On June 20, 2017, filmmakers Phil Lord and Chris Miller were fired from the infamous production of “Solo: A Star Wars Story” by Disney. 

A year and a half later, Lord and Miller have won the Oscar for Best Animated Feature Film for “Spider-Man: Into the Spider-Verse,” breaking Disney’s seven-year winning streak.

 Lord and Miller were also behind “The LEGO Movie” and the rebooted “21 Jump Street” films, proving that stories can be truly entertaining when they embrace their eccentricities.

Shameik Moore voices Miles Morales, an over-his-head teenager that gets bit by a radioactive spider and becomes Spider-Man. You know how the story goes. 

What this story introduces is an infinite number of universes with infinite variations of Spider-Man. After Kingpin’s, voiced by Liev Schreiber, “super-collider” malfunctions, five other Spider-Men are pulled into Morales’ universe. The most important Spider-Man is Peter B. Parker, voiced by Jake Johnson, a past his prime Spider-Man that Miles latches onto for guidance while navigating his new powers.

When dealing with computer generated animation, anything is possible and the 180 animators that worked on this project took this to heart. 

Kingpin is cartoonishly oversized with a body to head ratio of 100:1. One inter-dimensional Spider-Man is Spider-Ham or Peter Porker, voiced by John Mulaney, a pig with Spider-Man qualities and Looney Tunes sensibilities with cartoon sound effects and hammers that can easily fit in a pocket.

The art style itself is accurate to the comic books that inspired the story in a way that has not been seen on the big screen before. The backgrounds are colored with numerous diagonal lines similar to those found on a printed comic book page. The frame rate of the animation is not as smooth as live action and has the feeling of a stop-motion picture that uses multiple comic strip panels to create a scene. When the Spider-Men start to sense that danger is approaching, little squiggly lines appear above their heads to show their spider-sense.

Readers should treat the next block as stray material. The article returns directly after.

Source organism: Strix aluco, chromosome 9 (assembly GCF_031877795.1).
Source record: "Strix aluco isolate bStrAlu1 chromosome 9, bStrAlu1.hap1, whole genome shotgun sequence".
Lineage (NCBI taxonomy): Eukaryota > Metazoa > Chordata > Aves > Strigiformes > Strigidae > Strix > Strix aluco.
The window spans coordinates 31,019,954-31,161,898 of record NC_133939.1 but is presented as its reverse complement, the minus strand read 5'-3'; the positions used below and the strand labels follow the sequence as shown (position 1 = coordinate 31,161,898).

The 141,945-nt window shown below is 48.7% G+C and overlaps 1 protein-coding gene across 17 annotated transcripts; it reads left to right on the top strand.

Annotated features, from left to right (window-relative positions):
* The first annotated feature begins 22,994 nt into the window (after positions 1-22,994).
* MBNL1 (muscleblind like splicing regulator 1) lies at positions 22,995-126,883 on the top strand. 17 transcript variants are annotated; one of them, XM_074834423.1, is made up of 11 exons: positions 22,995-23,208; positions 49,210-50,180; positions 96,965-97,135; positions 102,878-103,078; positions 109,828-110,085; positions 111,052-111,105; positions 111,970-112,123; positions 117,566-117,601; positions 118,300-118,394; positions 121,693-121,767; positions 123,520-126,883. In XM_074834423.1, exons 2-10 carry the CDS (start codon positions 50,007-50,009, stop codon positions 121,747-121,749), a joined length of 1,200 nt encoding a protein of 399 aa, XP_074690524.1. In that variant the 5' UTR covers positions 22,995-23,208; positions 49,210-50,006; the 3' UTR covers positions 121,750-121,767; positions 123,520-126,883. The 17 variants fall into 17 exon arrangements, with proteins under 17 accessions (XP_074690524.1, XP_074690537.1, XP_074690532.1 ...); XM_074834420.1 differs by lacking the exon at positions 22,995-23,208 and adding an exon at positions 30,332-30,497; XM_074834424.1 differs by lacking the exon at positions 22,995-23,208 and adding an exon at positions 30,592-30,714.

The most important theme of “Spider-Verse” is feeling like an outsider. Clearly these new characters that have been dragged into Miles Morales’ universe are fish out of water and they have to learn to adapt to a new world. 

Even Miles is facing a change in setting as he is moving to a new school in his introductory scene. He has to stay on top of his work, get to class on time and impress the cute girl in his science class. The overwhelming feeling of high school makes Miles a very human character and one that can be relatable to almost everyone.

A difference that sets Miles apart from previous incarnations of Spider-Man is his race. An African American Spider-Man has been around since Amazing Fantasy #15 debuted in the summer of 1962, but this is the first time he has been portrayed on the big screen.

This really opens up the audience’s perception of who Spider-Man can be. The president of Sony Pictures Animation, Kristine Belson, said in an interview with Variety, “they’re sort of modern heroes for a modern world.”

“Spider-Man: Into the Spider-Verse” may be marketed on the idea of having a group of unique inter-dimensional superheroes teaming up, but Miles Morales is the emotional heart to this story and the reason why Spider-Verse can grow into a phenomenon as big as the Avengers.

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<a href="http://cardinalpointsonline.com/byline/cameron-kaercher/" rel="tag">Cameron Kaercher</a>